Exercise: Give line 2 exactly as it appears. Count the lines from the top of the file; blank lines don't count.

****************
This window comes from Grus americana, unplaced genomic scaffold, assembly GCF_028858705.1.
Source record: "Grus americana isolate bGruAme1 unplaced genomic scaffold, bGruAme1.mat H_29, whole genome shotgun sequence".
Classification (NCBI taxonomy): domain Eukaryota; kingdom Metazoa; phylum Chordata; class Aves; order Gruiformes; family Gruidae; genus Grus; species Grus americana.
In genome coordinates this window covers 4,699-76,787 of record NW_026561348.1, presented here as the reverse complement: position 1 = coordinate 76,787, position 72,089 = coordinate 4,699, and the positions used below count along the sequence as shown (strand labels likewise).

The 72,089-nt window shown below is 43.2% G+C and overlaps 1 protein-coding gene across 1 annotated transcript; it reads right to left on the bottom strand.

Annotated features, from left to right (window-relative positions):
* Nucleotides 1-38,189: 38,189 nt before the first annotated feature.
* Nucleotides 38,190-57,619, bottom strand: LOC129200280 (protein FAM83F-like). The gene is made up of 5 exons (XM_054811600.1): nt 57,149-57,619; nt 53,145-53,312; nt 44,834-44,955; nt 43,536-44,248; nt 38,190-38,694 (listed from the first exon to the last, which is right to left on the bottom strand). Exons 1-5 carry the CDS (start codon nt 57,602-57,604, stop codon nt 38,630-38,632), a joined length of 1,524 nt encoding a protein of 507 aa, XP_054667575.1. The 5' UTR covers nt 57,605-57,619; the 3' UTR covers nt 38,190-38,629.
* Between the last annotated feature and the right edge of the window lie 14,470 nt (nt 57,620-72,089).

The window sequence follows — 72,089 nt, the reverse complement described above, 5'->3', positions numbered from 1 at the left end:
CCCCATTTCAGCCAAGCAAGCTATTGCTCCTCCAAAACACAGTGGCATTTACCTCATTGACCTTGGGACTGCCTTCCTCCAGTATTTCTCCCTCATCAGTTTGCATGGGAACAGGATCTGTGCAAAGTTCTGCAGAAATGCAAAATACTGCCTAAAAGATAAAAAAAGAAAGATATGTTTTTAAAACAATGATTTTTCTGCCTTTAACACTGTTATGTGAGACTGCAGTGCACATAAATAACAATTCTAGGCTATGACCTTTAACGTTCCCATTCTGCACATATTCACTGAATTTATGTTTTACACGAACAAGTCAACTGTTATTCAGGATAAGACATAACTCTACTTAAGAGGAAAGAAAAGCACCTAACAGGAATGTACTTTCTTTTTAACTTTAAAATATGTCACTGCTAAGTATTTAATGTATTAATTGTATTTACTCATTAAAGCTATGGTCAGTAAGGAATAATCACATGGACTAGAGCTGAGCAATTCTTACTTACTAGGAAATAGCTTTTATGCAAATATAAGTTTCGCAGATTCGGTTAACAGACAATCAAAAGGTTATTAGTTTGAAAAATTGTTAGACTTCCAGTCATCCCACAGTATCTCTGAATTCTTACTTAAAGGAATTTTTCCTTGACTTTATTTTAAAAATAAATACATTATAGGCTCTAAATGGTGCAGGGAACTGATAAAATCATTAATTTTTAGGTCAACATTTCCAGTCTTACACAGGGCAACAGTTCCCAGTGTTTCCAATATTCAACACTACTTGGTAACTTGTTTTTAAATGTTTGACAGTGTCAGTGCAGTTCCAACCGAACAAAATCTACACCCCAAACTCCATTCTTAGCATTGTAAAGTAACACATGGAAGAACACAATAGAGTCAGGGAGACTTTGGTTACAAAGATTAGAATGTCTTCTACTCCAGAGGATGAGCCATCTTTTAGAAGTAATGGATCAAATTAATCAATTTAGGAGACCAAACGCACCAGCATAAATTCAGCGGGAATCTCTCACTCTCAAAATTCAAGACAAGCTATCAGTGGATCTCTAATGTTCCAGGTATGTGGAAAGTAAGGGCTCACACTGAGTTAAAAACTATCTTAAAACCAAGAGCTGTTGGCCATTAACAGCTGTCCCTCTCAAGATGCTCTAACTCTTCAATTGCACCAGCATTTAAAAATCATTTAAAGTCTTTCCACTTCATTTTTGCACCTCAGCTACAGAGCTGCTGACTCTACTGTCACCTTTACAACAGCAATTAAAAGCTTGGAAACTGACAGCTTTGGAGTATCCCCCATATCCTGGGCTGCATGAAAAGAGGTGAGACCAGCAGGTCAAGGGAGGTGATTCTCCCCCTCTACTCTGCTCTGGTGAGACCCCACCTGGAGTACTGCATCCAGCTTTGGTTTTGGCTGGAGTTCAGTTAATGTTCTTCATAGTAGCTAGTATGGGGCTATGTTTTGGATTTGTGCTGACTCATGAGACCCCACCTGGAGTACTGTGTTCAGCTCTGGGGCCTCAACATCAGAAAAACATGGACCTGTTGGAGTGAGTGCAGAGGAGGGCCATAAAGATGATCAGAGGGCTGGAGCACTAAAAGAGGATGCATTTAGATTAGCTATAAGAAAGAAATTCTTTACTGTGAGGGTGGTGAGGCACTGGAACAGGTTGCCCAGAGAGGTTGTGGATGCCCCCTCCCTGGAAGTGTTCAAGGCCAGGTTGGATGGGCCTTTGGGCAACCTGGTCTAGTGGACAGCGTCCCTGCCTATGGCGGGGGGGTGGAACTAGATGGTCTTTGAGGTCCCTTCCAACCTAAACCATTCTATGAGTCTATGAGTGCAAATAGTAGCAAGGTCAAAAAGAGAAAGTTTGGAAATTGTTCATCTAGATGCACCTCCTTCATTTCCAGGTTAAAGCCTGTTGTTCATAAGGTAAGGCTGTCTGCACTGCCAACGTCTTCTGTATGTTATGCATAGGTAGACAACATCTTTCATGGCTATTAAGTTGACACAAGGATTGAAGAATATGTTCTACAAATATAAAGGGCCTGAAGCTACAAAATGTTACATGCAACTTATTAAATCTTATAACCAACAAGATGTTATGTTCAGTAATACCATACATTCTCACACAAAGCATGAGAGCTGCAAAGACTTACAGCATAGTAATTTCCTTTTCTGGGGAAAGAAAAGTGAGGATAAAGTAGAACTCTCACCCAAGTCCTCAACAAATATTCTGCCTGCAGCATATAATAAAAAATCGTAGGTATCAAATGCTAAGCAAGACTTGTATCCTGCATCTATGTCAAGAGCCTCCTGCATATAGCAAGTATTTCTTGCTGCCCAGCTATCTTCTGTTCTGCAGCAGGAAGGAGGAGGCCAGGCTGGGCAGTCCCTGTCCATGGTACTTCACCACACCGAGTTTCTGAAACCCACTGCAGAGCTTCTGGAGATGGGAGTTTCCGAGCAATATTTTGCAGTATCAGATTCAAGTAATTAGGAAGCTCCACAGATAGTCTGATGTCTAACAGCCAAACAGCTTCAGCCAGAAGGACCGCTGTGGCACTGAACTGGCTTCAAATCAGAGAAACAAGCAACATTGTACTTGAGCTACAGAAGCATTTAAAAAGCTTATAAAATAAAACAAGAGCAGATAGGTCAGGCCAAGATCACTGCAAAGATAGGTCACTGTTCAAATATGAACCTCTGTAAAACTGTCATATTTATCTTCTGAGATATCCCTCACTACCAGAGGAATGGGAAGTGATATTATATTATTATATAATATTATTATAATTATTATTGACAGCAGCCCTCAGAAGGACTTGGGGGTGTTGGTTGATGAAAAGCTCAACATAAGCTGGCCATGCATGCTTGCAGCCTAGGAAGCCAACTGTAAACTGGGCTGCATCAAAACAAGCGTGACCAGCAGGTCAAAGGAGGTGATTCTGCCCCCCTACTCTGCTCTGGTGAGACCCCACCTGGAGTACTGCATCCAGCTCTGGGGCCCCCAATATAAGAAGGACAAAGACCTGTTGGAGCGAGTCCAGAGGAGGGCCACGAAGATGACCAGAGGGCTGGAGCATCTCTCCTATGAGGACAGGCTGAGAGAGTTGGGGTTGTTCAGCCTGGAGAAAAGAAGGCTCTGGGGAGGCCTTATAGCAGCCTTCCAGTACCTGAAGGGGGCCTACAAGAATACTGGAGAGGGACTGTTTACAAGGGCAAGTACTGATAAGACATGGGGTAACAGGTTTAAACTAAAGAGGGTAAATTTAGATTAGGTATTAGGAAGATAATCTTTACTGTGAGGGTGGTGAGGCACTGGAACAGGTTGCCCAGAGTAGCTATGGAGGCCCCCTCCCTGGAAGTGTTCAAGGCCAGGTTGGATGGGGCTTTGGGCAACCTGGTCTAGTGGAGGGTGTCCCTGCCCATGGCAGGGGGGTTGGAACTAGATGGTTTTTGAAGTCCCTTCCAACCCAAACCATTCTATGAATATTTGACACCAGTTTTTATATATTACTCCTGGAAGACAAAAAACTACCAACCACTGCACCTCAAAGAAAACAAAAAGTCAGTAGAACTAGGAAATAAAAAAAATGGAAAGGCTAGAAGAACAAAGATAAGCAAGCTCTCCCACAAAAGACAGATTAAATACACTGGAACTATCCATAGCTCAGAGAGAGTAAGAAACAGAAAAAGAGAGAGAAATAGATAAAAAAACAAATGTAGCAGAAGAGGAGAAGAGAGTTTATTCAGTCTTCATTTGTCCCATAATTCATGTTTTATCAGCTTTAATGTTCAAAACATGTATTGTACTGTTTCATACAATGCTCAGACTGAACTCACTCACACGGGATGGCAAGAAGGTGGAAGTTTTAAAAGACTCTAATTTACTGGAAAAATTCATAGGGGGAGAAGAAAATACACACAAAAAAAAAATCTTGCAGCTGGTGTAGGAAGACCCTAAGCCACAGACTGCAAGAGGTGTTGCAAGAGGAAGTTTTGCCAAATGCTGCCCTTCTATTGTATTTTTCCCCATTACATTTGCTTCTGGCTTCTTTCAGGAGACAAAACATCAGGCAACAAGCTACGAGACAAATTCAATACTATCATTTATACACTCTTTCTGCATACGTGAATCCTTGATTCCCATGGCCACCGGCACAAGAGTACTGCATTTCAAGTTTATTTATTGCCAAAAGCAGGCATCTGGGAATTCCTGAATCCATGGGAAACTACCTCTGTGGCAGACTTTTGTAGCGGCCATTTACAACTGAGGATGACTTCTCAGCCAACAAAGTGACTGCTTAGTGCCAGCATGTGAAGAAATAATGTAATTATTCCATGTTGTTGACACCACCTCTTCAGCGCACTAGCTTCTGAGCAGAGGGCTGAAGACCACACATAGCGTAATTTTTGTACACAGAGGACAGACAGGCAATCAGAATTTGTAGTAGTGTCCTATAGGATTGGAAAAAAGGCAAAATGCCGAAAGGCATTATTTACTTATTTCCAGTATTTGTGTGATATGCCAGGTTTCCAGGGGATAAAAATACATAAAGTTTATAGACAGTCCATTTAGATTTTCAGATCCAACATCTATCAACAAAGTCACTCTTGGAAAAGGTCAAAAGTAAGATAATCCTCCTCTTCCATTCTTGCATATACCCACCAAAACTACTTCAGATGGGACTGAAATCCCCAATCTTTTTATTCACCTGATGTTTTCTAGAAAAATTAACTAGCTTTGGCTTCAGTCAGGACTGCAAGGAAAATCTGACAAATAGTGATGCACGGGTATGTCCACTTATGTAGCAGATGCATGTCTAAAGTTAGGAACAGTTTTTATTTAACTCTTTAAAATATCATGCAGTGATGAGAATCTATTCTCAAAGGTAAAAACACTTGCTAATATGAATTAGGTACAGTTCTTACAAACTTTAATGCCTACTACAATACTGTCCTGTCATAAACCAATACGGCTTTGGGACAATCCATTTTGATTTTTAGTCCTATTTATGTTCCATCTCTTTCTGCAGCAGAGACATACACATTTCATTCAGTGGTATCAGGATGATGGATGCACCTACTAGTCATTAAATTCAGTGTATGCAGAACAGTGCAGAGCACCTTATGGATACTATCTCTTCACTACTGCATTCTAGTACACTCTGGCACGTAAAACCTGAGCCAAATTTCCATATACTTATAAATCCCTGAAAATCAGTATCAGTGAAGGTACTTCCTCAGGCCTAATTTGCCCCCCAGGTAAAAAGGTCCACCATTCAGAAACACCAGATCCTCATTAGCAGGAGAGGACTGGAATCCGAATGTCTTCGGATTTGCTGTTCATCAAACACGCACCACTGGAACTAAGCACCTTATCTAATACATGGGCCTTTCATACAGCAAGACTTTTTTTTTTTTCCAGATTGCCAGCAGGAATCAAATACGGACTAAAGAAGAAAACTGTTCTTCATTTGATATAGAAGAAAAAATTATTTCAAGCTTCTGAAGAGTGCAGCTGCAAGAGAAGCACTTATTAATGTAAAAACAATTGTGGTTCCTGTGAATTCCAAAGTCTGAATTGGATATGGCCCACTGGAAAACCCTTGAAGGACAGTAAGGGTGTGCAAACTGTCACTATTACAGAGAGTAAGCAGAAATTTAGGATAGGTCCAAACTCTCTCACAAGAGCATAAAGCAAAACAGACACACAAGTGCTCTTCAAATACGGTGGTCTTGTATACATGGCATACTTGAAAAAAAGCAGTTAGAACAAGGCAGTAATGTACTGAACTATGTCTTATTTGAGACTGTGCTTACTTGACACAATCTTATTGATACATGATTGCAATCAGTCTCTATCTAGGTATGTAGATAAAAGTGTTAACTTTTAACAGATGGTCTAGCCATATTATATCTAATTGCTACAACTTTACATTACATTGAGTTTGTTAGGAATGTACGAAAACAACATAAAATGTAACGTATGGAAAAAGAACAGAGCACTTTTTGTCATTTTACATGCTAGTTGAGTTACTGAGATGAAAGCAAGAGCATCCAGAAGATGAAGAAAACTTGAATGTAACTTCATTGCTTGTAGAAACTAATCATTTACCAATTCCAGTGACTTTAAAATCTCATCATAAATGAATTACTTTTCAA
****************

Source record: "Grus americana isolate bGruAme1 unplaced genomic scaffold, bGruAme1.mat H_29, whole genome shotgun sequence".